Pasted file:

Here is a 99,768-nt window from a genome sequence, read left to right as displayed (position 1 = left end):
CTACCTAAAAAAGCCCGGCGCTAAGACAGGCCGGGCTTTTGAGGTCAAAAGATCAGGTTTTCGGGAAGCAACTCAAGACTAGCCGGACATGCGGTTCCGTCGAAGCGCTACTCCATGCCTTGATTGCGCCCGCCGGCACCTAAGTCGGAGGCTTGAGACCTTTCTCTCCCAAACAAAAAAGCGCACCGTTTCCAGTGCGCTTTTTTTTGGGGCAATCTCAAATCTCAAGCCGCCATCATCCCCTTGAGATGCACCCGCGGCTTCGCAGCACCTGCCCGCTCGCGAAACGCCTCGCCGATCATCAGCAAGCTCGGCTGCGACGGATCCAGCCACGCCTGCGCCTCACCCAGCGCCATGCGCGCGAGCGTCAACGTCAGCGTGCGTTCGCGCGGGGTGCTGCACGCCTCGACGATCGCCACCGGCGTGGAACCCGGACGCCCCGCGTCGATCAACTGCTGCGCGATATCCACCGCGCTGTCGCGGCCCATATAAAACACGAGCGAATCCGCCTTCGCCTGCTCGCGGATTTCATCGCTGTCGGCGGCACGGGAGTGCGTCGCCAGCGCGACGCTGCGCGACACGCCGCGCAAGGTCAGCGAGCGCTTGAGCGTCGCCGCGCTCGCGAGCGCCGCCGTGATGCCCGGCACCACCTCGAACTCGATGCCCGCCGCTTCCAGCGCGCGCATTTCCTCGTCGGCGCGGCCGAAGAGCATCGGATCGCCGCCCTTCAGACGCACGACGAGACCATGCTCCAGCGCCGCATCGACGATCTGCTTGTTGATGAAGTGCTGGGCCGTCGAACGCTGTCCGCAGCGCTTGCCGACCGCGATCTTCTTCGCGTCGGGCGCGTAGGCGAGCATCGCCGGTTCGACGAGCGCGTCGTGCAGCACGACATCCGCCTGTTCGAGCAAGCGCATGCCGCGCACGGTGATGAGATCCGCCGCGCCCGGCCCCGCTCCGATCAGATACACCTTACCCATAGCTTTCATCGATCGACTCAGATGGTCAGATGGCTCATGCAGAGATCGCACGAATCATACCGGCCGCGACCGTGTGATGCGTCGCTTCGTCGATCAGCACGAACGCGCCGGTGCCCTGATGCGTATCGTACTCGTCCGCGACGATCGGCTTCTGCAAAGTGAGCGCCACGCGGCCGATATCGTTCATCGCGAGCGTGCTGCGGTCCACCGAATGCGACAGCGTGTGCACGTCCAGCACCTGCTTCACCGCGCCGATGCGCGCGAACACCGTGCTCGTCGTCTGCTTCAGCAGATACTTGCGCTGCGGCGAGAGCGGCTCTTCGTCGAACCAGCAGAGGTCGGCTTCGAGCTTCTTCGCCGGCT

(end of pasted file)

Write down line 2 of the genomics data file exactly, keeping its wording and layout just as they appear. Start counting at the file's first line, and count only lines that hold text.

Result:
CTACCTAAAAAAGCCCGGCGCTAAGACAGGCCGGGCTTTTGAGGTCAAAAGATCAGGTTTTCGGGAAGCAACTCAAGACTAGCCGGACATGCGGTTCCGTCGAAGCGCTACTCCATGCCTTGATTGCGCCCGCCGGCACCTAAGTCGGAGGCTTGAGACCTTTCTCTCCCAAACAAAAAAGCGCACCGTTTCCAGTGCGCTTTTTTTTGGGGCAATCTCAAATCTCAAGCCGCCATCATCCCCTTGAGATGCACCCGCGGCTTCGCAGCACCTGCCCGCTCGCGAAACGCCTCGCCGATCATCAGCAAGCTCGGCTGCGACGGATCCAGCCACGCCTGCGCCTCACCCAGCGCCATGCGCGCGAGCGTCAACGTCAGCGTGCGTTCGCGCGGGGTGCTGCACGCCTCGACGATCGCCACCGGCGTGGAACCCGGACGCCCCGCGTCGATCAACTGCTGCGCGATATCCACCGCGCTGTCGCGGCCCATATAAAACACGAGCGAATCCGCCTTCGCCTGCTCGCGGATTTCATCGCTGTCGGCGGCACGGGAGTGCGTCGCCAGCGCGACGCTGCGCGACACGCCGCGCAAGGTCAGCGAGCGCTTGAGCGTCGCCGCGCTCGCGAGCGCCGCCGTGATGCCCGGCACCACCTCGAACTCGATGCCCGCCGCTTCCAGCGCGCGCATTTCCTCGTCGGCGCGGCCGAAGAGCATCGGATCGCCGCCCTTCAGACGCACGACGAGACCATGCTCCAGCGCCGCATCGACGATCTGCTTGTTGATGAAGTGCTGGGCCGTCGAACGCTGTCCGCAGCGCTTGCCGACCGCGATCTTCTTCGCGTCGGGCGCGTAGGCGAGCATCGCCGGTTCGACGAGCGCGTCGTGCAGCACGACATCCGCCTGTTCGAGCAAGCGCATGCCGCGCACGGTGATGAGATCCGCCGCGCCCGGCCCCGCTCCGATCAGATACACCTTACCCATAGCTTTCATCGATCGACTCAGATGGTCAGATGGCTCATGCAGAGATCGCACGAATCATACCGGCCGCGACCGTGTGATGCGTCGCTTCGTCGATCAGCACGAACGCGCCGGTGCCCTGATGCGTATCGTACTCGTCCGCGACGATCGGCTTCTGCAAAGTGAGCGCCACGCGGCCGATATCGTTCATCGCGAGCGTGCTGCGGTCCACCGAATGCGACAGCGTGTGCACGTCCAGCACCTGCTTCACCGCGCCGATGCGCGCGAACACCGTGCTCGTCGTCTGCTTCAGCAGATACTTGCGCTGCGGCGAGAGCGGCTCTTCGTCGAACCAGCAGAGGTCGGCTTCGAGCTTCTTCGCCGGCT